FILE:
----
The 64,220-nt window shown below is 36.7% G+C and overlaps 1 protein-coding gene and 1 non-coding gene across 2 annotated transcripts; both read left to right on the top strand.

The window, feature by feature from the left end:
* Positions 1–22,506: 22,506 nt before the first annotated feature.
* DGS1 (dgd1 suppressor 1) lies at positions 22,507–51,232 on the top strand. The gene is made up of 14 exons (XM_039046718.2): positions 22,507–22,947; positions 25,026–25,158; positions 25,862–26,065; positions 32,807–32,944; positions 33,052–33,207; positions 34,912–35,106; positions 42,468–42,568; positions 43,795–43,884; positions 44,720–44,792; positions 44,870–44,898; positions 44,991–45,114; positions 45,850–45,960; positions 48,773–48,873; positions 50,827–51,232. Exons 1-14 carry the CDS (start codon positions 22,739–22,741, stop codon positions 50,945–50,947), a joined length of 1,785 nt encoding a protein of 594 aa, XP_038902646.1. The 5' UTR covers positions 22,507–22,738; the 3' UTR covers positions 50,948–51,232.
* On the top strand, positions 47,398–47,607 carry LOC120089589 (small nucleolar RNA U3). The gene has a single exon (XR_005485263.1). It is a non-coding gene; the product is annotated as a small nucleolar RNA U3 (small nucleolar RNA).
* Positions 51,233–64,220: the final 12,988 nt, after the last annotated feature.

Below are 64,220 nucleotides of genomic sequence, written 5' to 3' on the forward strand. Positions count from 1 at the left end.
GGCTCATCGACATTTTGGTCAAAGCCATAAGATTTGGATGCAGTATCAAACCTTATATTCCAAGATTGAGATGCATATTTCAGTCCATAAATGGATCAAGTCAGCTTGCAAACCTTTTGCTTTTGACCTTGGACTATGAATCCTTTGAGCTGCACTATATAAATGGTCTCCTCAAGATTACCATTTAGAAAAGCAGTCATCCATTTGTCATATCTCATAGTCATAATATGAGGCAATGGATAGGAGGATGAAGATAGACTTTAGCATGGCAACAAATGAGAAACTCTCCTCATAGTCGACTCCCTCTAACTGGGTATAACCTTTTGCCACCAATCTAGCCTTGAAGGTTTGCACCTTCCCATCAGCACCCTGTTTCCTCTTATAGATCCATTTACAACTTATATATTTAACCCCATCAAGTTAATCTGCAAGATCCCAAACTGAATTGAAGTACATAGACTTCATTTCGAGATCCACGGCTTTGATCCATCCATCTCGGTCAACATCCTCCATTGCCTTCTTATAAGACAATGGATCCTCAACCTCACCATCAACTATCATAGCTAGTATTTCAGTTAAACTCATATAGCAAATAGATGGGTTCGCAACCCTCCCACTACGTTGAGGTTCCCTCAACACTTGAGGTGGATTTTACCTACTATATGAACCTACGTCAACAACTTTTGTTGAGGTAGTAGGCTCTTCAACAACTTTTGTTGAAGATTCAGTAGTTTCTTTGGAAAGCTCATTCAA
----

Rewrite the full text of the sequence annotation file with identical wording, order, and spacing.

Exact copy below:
The 64,220-nt window shown below is 36.7% G+C and overlaps 1 protein-coding gene and 1 non-coding gene across 2 annotated transcripts; both read left to right on the top strand.

The window, feature by feature from the left end:
* Positions 1–22,506: 22,506 nt before the first annotated feature.
* DGS1 (dgd1 suppressor 1) lies at positions 22,507–51,232 on the top strand. The gene is made up of 14 exons (XM_039046718.2): positions 22,507–22,947; positions 25,026–25,158; positions 25,862–26,065; positions 32,807–32,944; positions 33,052–33,207; positions 34,912–35,106; positions 42,468–42,568; positions 43,795–43,884; positions 44,720–44,792; positions 44,870–44,898; positions 44,991–45,114; positions 45,850–45,960; positions 48,773–48,873; positions 50,827–51,232. Exons 1-14 carry the CDS (start codon positions 22,739–22,741, stop codon positions 50,945–50,947), a joined length of 1,785 nt encoding a protein of 594 aa, XP_038902646.1. The 5' UTR covers positions 22,507–22,738; the 3' UTR covers positions 50,948–51,232.
* On the top strand, positions 47,398–47,607 carry LOC120089589 (small nucleolar RNA U3). The gene has a single exon (XR_005485263.1). It is a non-coding gene; the product is annotated as a small nucleolar RNA U3 (small nucleolar RNA).
* Positions 51,233–64,220: the final 12,988 nt, after the last annotated feature.

Below are 64,220 nucleotides of genomic sequence, written 5' to 3' on the forward strand. Positions count from 1 at the left end.
GGCTCATCGACATTTTGGTCAAAGCCATAAGATTTGGATGCAGTATCAAACCTTATATTCCAAGATTGAGATGCATATTTCAGTCCATAAATGGATCAAGTCAGCTTGCAAACCTTTTGCTTTTGACCTTGGACTATGAATCCTTTGAGCTGCACTATATAAATGGTCTCCTCAAGATTACCATTTAGAAAAGCAGTCATCCATTTGTCATATCTCATAGTCATAATATGAGGCAATGGATAGGAGGATGAAGATAGACTTTAGCATGGCAACAAATGAGAAACTCTCCTCATAGTCGACTCCCTCTAACTGGGTATAACCTTTTGCCACCAATCTAGCCTTGAAGGTTTGCACCTTCCCATCAGCACCCTGTTTCCTCTTATAGATCCATTTACAACTTATATATTTAACCCCATCAAGTTAATCTGCAAGATCCCAAACTGAATTGAAGTACATAGACTTCATTTCGAGATCCACGGCTTTGATCCATCCATCTCGGTCAACATCCTCCATTGCCTTCTTATAAGACAATGGATCCTCAACCTCACCATCAACTATCATAGCTAGTATTTCAGTTAAACTCATATAGCAAATAGATGGGTTCGCAACCCTCCCACTACGTTGAGGTTCCCTCAACACTTGAGGTGGATTTTACCTACTATATGAACCTACGTCAACAACTTTTGTTGAGGTAGTAGGCTCTTCAACAACTTTTGTTGAAGATTCAGTAGTTTCTTTGGAAAGCTCATTCAA